Belfast seized on the optimism generated by the IRA's decommissioning by launching a bid to become the cultural capital of Europe.
The city, whose image has been tarnished by terrorism for more than 30 years, began a campaign to be named the European City of Culture in 2008. One city from the UK will be chosen to hold the prestigious title, which, if Belfast wins, would be a massive boost to tourism, business and the arts throughout Northern Ireland.
Michael McGimpsey, the Culture and Arts Minister who resigned from the Stormont Executive before this week, said there was an untapped creative energy waiting to be discovered in the city and beyond.
"If we can maintain the spirit of optimism the events this week have brought, we can harness that latent talent and show the world just what the people of Northern Ireland have to offer. It is time to put our best foot forward and make a lasting impression," he said.
Cities such as Glasgow and Dublin have enjoyed big tourism spin-offs from being capitals of culture and Cork, in the Irish Republic, is expecting similar benefits when it gains the title in 2005. The EU, which invented the concept in 1985, rotates the title among member states. The title last came to the UK in 1990 when Glasgow was selected. Belfast is competing with Liverpool, Newcastle/ Gateshead, Bristol,Birmingham, Milton Keynes, Cardiff, Oxford and Bradford. But the Northern Ireland capital will have strong backing from ministers in London and Dublin in its bid to succeed.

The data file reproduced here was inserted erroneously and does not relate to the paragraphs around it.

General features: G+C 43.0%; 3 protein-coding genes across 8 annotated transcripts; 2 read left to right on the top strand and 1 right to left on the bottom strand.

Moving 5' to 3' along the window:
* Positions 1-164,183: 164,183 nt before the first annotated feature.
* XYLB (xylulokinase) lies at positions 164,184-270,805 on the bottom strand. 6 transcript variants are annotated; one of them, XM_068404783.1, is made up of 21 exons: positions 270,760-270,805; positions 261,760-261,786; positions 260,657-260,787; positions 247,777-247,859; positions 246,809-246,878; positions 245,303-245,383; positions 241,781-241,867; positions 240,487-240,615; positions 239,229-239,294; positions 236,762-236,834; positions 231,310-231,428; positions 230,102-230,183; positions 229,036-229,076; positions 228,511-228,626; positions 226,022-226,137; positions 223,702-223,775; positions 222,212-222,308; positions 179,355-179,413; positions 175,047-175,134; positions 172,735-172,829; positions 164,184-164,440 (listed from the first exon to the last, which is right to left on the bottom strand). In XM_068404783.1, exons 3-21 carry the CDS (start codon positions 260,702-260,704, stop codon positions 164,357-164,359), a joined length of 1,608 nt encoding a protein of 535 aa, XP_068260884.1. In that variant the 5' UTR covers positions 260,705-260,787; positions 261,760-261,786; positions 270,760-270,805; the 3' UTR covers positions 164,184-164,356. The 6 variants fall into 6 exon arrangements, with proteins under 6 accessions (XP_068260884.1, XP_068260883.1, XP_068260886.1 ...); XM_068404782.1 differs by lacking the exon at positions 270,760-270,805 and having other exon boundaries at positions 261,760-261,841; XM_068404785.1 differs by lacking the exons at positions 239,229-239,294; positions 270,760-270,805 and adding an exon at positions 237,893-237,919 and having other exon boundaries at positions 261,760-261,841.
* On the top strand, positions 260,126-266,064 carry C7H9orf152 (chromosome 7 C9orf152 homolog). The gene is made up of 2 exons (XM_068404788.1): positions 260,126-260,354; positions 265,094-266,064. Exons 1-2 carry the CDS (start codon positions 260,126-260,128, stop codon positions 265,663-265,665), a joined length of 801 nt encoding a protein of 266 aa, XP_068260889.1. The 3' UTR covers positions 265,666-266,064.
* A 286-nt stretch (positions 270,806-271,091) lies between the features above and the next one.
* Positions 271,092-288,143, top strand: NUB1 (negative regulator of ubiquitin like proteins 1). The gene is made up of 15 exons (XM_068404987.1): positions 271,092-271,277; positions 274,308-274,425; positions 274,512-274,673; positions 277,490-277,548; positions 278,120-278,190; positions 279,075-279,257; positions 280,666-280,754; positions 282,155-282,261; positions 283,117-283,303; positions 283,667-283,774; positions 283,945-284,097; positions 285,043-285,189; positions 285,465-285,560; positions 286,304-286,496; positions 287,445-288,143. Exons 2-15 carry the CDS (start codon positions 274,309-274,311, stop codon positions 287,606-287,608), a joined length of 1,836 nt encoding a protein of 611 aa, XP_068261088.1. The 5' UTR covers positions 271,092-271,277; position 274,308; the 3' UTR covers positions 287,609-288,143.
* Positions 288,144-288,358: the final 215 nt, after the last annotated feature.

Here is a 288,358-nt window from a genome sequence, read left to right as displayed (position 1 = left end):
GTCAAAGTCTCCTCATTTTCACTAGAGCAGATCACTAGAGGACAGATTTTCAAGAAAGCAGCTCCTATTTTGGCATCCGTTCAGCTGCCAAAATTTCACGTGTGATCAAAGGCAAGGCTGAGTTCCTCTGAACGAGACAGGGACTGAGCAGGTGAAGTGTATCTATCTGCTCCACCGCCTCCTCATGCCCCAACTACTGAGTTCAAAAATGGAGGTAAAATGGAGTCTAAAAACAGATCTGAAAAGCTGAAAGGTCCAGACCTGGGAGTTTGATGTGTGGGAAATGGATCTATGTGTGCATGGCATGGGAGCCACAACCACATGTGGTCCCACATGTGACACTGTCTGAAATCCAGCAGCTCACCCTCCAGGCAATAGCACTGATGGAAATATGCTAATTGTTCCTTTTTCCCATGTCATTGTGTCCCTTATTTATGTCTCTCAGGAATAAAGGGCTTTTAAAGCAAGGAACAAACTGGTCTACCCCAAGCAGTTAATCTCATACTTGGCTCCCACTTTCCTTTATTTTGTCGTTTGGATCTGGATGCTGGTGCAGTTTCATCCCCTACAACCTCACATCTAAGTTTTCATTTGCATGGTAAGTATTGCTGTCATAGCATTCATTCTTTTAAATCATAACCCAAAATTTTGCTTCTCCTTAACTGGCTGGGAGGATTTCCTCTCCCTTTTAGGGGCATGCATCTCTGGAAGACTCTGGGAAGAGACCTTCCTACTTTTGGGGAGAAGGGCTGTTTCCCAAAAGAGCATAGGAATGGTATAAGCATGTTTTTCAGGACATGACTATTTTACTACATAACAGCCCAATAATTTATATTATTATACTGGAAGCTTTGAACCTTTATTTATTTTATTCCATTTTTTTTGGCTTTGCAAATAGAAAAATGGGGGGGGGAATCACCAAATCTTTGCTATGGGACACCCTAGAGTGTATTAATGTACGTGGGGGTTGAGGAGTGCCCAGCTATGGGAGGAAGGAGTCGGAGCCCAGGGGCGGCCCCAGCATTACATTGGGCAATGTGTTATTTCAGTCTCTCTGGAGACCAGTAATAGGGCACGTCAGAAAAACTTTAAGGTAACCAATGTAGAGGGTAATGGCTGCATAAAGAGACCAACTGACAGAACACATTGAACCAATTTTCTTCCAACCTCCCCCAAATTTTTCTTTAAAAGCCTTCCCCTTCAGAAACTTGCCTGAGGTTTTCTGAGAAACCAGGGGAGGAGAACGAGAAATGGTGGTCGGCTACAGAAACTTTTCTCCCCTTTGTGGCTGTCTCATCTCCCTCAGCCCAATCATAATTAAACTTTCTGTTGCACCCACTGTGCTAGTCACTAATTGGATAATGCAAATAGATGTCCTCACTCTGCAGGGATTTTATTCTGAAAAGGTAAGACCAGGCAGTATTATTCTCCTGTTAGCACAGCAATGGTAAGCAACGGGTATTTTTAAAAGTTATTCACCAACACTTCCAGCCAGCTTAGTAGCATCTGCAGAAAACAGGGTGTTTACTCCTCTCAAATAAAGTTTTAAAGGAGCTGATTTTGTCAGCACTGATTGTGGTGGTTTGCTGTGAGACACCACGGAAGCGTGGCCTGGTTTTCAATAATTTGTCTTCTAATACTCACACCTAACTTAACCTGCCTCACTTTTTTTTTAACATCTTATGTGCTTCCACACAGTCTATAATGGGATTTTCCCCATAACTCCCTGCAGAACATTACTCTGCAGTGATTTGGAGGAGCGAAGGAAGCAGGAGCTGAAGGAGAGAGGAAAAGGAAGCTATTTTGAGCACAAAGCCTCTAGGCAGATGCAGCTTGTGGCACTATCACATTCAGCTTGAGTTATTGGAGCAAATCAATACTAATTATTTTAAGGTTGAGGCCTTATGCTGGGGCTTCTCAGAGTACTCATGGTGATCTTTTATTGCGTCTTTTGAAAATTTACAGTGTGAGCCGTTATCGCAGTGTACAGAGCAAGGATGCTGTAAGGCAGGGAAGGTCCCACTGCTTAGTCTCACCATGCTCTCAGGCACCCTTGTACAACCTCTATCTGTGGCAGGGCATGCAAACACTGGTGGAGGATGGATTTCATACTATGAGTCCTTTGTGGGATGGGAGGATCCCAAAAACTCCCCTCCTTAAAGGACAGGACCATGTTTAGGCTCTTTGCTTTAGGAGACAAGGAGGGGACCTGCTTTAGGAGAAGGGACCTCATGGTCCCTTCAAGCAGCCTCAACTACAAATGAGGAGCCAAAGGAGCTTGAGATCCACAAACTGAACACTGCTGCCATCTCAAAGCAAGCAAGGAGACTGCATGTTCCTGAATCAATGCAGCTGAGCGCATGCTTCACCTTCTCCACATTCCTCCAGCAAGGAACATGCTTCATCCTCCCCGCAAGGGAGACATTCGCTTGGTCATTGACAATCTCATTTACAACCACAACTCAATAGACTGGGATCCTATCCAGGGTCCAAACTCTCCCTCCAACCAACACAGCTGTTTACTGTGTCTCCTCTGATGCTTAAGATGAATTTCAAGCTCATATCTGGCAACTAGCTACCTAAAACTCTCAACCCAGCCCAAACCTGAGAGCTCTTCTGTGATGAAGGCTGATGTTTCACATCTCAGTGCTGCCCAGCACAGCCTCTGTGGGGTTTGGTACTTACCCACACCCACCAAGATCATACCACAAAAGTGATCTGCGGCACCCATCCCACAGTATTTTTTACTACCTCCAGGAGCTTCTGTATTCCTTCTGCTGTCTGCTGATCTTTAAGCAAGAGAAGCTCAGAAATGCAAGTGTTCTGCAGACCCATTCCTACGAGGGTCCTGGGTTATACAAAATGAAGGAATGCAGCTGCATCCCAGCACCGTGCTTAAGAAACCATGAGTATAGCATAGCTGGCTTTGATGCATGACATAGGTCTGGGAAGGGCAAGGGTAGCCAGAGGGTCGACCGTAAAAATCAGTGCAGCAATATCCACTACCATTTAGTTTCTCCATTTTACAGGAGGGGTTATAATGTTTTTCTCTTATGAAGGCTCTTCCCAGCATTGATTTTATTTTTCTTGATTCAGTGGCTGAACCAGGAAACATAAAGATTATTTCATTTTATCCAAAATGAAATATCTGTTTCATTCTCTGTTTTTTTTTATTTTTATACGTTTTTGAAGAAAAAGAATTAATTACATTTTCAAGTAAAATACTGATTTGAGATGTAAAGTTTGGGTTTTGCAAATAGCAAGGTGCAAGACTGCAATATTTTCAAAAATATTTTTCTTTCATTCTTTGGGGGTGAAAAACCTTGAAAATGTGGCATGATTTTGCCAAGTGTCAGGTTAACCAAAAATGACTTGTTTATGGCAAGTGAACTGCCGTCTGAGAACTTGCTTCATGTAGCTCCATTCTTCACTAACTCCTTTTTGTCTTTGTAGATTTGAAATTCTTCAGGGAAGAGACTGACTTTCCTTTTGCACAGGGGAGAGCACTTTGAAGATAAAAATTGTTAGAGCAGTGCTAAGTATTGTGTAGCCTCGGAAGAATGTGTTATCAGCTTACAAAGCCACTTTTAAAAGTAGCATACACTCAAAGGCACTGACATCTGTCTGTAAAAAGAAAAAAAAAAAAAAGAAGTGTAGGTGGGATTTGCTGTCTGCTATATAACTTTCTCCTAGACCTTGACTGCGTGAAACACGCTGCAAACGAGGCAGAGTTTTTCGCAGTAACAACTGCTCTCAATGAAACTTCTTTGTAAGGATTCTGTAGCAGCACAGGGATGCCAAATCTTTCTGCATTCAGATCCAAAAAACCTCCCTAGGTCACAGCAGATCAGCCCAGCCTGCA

Shona McCarthy, the chief executive of Imagine Belfast 2008, the company leading the bid, said: "It's a tough competition, but what a prize: to be centre of world attention for all the right reasons. Imagine Belfast as a capital of culture, what a magnificent transformation."
Tom Collins, the chairman of Imagine Belfast, said the aim was to put together an inspirational cultural programme which would have a positive, lasting legacy. He said: "We want to challenge perceived ideas about Belfast and to create a new time and place for the city and its citizens. We can do this by focusing on the richness of our cultural life and the tenacity and creativity of people."
The bid must be submitted by March 2002 and the winner will be announced a year later.
Mr McGimpsey said all of Northern Ireland could share the benefits if Belfast succeeded in its bid. "Culture knows no city boundaries and, as the Province is a relatively small place, there are potential benefits for everyone," he said.Reuse content